To curb any depression that has been sneaking in occasionally during the pandemic, I have taken to walking in the morning. I joined my public library book club but found it difficult to find the time to sit down and read while I was already struggling to do the same for my own books. One of the librarians mentioned that she walks and listens to the audiobook. So, I tried audiobooks in the car but apparently I cannot pay enough attention to both the road and the book.Read More »
We have all been in that funk, when we stop reading. There is no shame in it. Go ahead, raise your hands how many of us are in a reading funk. I’m currently there now as I read Beloved by Toni Morrison (which is amazing btw). One reason for my pause on reading is because it’s too hot. It’s too hot to read in the living room, too hot to read outside, and too hot to read in the bath. I’ve gone back and forth in my mind, is the heat a good enough reason to stop reading. Well, yes.Read More »
The Black Lives Matter was founded in 2013 after the acquittal of Trayvon Martin’s murderer. While America was focused on the current COVID-19 pandemic, systemic racism and police brutality continued to murder Black men and women. The morning after the march in Seattle in response to George Floyd’s murder, I was reading Jane Eyre with an incredible sense of guilt. It wasn’t just my white privilege guilt it was also the guilt of reading an even more white privileged author and fictional character.Read More »
This classic South Side cocktail has been altered to its sister drink across the pond, I’m calling the English Side cocktail.Read More »
I read a lot of books and I like to think that I am a fast reader. However, this book proved me wrong. It took me about two months to finish this book, over three hundred pages! I’ve read long books before, mostly academic which makes them more skim-able. The past two months of reading this book has taught me that fiction books are harder to skim, at least for me.Read More »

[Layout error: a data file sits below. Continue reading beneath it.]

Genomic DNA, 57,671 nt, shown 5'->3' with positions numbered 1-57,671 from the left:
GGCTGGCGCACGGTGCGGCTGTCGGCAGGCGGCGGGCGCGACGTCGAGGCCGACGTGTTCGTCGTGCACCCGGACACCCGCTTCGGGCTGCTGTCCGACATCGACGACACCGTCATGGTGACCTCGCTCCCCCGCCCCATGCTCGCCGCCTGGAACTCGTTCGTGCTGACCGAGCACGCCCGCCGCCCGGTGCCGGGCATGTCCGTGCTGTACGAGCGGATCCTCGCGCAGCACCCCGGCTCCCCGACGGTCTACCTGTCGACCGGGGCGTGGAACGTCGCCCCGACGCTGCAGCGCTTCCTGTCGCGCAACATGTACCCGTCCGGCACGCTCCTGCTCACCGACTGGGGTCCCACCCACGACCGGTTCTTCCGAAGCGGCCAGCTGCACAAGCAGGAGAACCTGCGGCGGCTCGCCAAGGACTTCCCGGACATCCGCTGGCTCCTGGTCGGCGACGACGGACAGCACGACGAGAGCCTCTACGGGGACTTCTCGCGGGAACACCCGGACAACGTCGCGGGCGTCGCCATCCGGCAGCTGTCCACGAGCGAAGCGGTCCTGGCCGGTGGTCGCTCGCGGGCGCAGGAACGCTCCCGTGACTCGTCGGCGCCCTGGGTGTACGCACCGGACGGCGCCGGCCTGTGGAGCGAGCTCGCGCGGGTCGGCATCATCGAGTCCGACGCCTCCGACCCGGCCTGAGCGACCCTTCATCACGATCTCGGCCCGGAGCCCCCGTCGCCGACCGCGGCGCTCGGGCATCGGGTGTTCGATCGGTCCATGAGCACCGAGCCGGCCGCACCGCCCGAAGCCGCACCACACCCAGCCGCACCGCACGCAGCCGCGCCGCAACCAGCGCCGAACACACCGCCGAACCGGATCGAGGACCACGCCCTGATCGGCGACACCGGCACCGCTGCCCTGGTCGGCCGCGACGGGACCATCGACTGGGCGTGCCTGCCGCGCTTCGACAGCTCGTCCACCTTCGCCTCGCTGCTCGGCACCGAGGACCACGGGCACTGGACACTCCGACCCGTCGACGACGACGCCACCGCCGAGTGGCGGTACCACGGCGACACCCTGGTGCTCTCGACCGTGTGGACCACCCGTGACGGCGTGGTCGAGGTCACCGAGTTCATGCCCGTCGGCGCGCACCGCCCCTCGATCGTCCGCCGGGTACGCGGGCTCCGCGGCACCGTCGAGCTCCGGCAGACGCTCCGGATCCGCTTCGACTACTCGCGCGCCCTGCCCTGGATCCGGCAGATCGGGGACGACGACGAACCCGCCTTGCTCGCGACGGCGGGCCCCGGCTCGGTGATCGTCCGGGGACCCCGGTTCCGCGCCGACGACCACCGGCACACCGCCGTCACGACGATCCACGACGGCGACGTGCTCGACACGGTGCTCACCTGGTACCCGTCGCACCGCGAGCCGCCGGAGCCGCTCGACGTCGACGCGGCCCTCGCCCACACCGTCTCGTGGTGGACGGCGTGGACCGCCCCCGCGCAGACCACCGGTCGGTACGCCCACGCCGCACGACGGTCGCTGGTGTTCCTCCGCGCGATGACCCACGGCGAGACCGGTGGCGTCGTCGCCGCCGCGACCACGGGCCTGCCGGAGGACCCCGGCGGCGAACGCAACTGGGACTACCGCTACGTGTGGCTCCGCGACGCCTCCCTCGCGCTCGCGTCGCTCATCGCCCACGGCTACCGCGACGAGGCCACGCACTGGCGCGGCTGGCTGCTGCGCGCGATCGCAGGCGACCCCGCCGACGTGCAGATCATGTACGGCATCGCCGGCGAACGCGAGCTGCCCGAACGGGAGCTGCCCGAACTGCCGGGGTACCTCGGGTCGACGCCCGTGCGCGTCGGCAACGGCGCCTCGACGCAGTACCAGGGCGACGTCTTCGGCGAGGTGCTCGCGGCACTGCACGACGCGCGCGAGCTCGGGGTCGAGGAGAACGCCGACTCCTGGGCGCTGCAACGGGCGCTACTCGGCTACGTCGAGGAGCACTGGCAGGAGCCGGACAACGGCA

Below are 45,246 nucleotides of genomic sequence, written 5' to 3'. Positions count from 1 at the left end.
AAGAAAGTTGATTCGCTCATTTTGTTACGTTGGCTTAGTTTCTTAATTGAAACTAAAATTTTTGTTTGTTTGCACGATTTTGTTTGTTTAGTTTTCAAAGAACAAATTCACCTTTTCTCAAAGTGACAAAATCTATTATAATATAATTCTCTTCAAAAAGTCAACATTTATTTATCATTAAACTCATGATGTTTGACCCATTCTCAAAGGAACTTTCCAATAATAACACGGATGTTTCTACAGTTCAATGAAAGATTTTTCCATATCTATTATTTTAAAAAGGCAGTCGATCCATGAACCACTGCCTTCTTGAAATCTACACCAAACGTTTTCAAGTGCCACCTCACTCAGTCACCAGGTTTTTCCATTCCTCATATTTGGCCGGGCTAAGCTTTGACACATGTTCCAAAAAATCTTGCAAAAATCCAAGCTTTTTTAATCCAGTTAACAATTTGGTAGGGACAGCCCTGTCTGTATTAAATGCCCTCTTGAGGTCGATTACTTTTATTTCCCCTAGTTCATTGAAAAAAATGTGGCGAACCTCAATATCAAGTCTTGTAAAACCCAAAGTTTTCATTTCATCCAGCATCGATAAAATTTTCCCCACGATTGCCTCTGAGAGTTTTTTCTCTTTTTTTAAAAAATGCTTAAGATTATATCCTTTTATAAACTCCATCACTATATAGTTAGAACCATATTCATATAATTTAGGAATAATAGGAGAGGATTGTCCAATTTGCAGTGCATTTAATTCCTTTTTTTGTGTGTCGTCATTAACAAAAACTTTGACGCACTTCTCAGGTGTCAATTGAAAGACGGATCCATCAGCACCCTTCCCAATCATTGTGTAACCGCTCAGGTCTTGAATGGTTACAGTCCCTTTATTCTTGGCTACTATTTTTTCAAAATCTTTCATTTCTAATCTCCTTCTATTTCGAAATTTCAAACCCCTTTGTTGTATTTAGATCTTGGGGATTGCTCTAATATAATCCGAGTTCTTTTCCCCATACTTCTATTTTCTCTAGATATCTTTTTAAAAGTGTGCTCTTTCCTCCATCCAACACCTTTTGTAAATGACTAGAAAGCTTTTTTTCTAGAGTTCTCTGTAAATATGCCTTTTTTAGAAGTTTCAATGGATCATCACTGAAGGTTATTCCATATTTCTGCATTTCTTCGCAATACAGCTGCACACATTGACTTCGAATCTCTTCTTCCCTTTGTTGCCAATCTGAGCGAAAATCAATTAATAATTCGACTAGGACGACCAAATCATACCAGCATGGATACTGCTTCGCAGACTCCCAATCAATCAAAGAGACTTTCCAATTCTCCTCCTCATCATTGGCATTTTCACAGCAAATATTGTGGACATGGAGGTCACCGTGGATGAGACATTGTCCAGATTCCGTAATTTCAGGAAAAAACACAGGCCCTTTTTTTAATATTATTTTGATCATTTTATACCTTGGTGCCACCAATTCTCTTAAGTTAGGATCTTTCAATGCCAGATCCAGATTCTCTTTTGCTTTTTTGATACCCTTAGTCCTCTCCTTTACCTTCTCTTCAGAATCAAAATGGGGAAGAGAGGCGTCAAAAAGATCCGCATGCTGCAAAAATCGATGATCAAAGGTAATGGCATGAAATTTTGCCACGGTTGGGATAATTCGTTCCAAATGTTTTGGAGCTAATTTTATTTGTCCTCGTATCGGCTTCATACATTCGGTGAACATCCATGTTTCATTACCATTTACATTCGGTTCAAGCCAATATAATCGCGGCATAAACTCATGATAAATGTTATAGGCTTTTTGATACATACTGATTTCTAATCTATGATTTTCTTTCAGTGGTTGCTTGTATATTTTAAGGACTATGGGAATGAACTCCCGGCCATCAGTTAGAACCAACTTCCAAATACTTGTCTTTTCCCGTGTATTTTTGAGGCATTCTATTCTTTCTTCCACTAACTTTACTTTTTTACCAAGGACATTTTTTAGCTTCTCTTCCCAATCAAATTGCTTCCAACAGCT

I’ll work on my puns but for now a new book needs a new drink! And yes, I am one of those heathens that reads two books at once (maniacal laugh).
While I was reading Carrie by Stephen King and enjoying delicious Bloody Marys, I started reading Solaris by Stanisław Lem. Since this book recommendation is not from Tim Federle list, I was on my own for pairing a cocktail.Read More »
This week’s literary cocktail is a Sea Breeze for Twenty Thousand Leagues Under the Sea by Jules Verne, another feature from Tim Federle’s book Tequila Mockingbird.
Another summer cocktail in February, wow, do I know how to pick ‘em?! Luckily, with global warming making February in the upper 50’s and rainy, it isn’t hard to imagine it’s cool enough to enjoy a sea breeze. I really chose this cocktail because I already have cranberry juice from One Flew Over the Cuckoo’s Nest that needed to be used up and I wanted to read the book (win win). While the book is very long and can take a while to get into, it’s easy to have more than one sea breeze.Read More »
When I was in high school, my mom and I were in a mother-daughter book club. One of the books we read was about a young girl who joined the wrestling team. It was written by a man and the absolute worst book I’ve ever read. He had no clue what it was like to be a teenager and had the audacity to write about her period. After reading such an atrocity of a book, I vowed never to read a book with a female protagonist written by a man. And I did pretty well up until now.Read More »
If the title wasn’t a big enough hint, the drink and book pairing this time is Bloody Mary with Stephen King’s first book, Carrie. I’ve read Carrie recently as my first introduction to Stephen King’s writing (like most horror fans, I’ve only seen the movies) but I’m excited to read it again!Read More »
I always like to read a little background on a book or author before I sink my teeth into their work. As a good researcher, I looked to Wikipedia for some quick insight into Kesey’s influence and motivation to write One Flew Over the Cuckoo’s Nest. According to Wiki, Kesey had worked at a Veteran’s hospital while in college and much of his influence on the book came from his conversations with the patients (and his own imagination under hallucinogenic drugs).Read More »